Although it was against the rules, occasionally when I was older, we would talk the bus driver into letting us off the bus at the store. We would purchase some candy and then walk home, up to Pleasant Valley to Cedar Ravine to Woodland Drive, then up Woodland Drive and across the high hill to the west and down to my friends rented farm house. It was a long walk, but the bus ride was even longer, so we could make it home before the bus would have dropped us off, and my mom would be none-the-wiser.
What we now know as Gutenbergers Corners was once a 430 acre ranch known as the Bartram Sandfoss place. This house was built in approximately 1858 by Wheeler Bartram, who also owned the Pacific House Ranch, and operated the Pacific Sawmill. The lumber for the house and for the barns which used to stand nearby was cut and milled from timber on the ranch. Later it was owned by Charles Sandfoss, who sold it to Jack Bell in 1885. The Carson Emigrant trail, which ran next to the house, was heavily traveled in those days, and as many as seventy-five teams a night would be put up at the house. Although the house served a a stage coach house, it was constructed for gracious family living rather than for overnight convenience, with lots of closets and even servants quarters.
Squaw Creek and Willow Creek, which run through the property, were the scene of early mining activities, which included Spaniards and the Chinese. A Native American settlement once flourished on the ranch. A prison break from Folsom prison was once foiled when the escapees were captured on the Bell Ranch. It is possible that President Grant was a guest at the home back in the days it was owned by W. Bartram.
This is a copy of an old photograph that accompanied an article which was in the Mountain Democrat in Placerville in the 1940s. It was a column by Ann Comfort called "the Early California Homes" series. The caption read "The Bell Place, at the junction of Pleasant Valley and Buck's Bar Roads".
This is a small pencil sketch of the Gutenberger place by Marguerite Flint, who was a good friend of my mother's. She signed the back of the frame in 1992 and wrote "Gutenberger's Place (corner of Pleasant Valley Rd and Bucks Bar) Original sketch M. Flint". I was lucky enough to find this little gem on ebay, but the Gold Country Girls also have a few of her watercolors. In this sketch you can see how the porch has been enclosed. For many years, after Mr. and Mrs. Gutenberger had passed away, the house sat sadly vacant, needing paint, losing its porch rails, seeming to sink a little closer to the ground every year. Luckily the heirs finally spruced it up, painting it white and replacing the porch rails. Although still vacant, it now appears to sit tall with pride in its place in history.
This watercolor was painted by one of my favorite local artists, Jac Turner, in June 1990, and was printed in his 1991 calendar. Mr. Turner, who we lost at the age of 88 years in 2004, was very interested in El Dorado County history and painted many of our old structures. This is what he had to say about the Gutenburger house:
"Gutenberger Corners - 1856. A familiar site to thousands...this great ol' stucture...now crumbling slowly into the earth...was built 132 yrs. ago by W. Bartram who had a sawmill... across the road on Mill Creek. Over the years...it's had many owners...The last, Henry Gutenberger, purchased it in 1912 for the sum of $5000...! It's still owned by his heirs..."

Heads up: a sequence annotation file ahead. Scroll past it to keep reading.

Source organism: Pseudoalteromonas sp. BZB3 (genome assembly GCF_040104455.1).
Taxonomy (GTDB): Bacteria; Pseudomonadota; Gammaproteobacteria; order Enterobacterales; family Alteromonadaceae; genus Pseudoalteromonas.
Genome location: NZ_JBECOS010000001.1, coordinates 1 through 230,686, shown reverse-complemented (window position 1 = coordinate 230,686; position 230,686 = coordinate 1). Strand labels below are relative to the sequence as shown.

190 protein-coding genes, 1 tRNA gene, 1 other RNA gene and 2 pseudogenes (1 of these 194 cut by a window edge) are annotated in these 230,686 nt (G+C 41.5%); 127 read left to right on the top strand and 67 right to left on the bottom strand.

This view of the Gutenberger home was painted by Jac Turner in October, 1988, and printed on a note card which I found and bought at the El Dorado County museum just this month. The information on the card reads "The Gutenberger House. Neglect and time is taking its toll on this 135 yr. old mansion!... Off limits to all for many yrs... it was once the social center of the area..It's been a roadhouse, post office, boarding house, drug store...an'..a haven for ghosts! Alas, it's leaving the scene!"
Sometime in the early 60s Mr. Gutenberger built a new pharmacy across the street and moved the store out of his home into this structure. It is now operated as a convenience store. Pleasant Valley Road is a heavily traveled road, people on their way to work and school during the week, and tourists and wine aficionados on the weekends, so it must see a lot of business.
This is the gas station and the shop directly across the street from the home. When I was growing up, I believe this was a Richfield station. They used to give out dishes with purchases, they were white with blue daisies. I collected them in my cedar chest and used the set for a long time after I got married.
I occasionally visit the Gutenberger house in my dreams. Usually in those dreams the gas station is located on the North side of the house, away from the road, not across the street on the South. I don't have any idea why my subconscious places it there, or why I find it in my dreams so often.
This is one of my favorite shots, and I actually took this picture while I was driving (slowly!) by, through the front windshield. Vinca covers the yard surrounding the home, there are a few daffodils here and there, perhaps some naked ladies bloom here in the fall? Once long ago, in the early 20th century, a large weeping willow stood near the road.
As we drive away, East down Pleasant Valley Road toward our old elementary school, one last look through the trees at a piece of history and a place which holds fond memories. The Gutenberger Place has been owned by the same family now for over a hundred years, and I hope it continues to stand here for at least a hundred more!
Come out for a spring drive and check it out.